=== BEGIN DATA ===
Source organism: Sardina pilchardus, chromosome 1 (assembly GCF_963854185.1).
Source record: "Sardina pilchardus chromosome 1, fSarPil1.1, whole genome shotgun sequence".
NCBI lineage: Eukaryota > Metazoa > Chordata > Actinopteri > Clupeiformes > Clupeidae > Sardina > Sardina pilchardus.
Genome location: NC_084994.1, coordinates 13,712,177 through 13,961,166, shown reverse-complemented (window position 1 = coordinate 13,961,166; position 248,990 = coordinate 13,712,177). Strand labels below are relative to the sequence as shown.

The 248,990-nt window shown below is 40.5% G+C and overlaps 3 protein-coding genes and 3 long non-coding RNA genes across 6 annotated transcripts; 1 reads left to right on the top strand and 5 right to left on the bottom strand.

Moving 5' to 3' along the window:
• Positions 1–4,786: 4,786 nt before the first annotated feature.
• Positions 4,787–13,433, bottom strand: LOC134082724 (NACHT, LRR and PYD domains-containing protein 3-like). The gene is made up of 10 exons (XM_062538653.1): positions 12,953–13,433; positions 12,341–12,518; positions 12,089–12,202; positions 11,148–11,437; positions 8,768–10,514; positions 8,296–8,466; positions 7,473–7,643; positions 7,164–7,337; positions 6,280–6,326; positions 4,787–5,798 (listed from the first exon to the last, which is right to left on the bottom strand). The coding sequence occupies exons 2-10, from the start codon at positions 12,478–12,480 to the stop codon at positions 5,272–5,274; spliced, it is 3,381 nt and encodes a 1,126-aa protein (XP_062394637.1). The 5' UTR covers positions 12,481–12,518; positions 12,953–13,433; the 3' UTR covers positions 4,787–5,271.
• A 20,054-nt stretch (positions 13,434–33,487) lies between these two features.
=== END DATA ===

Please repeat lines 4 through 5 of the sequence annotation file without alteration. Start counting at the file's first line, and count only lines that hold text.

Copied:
Genome location: NC_084994.1, coordinates 13,712,177 through 13,961,166, shown reverse-complemented (window position 1 = coordinate 13,961,166; position 248,990 = coordinate 13,712,177). Strand labels below are relative to the sequence as shown.

The 248,990-nt window shown below is 40.5% G+C and overlaps 3 protein-coding genes and 3 long non-coding RNA genes across 6 annotated transcripts; 1 reads left to right on the top strand and 5 right to left on the bottom strand.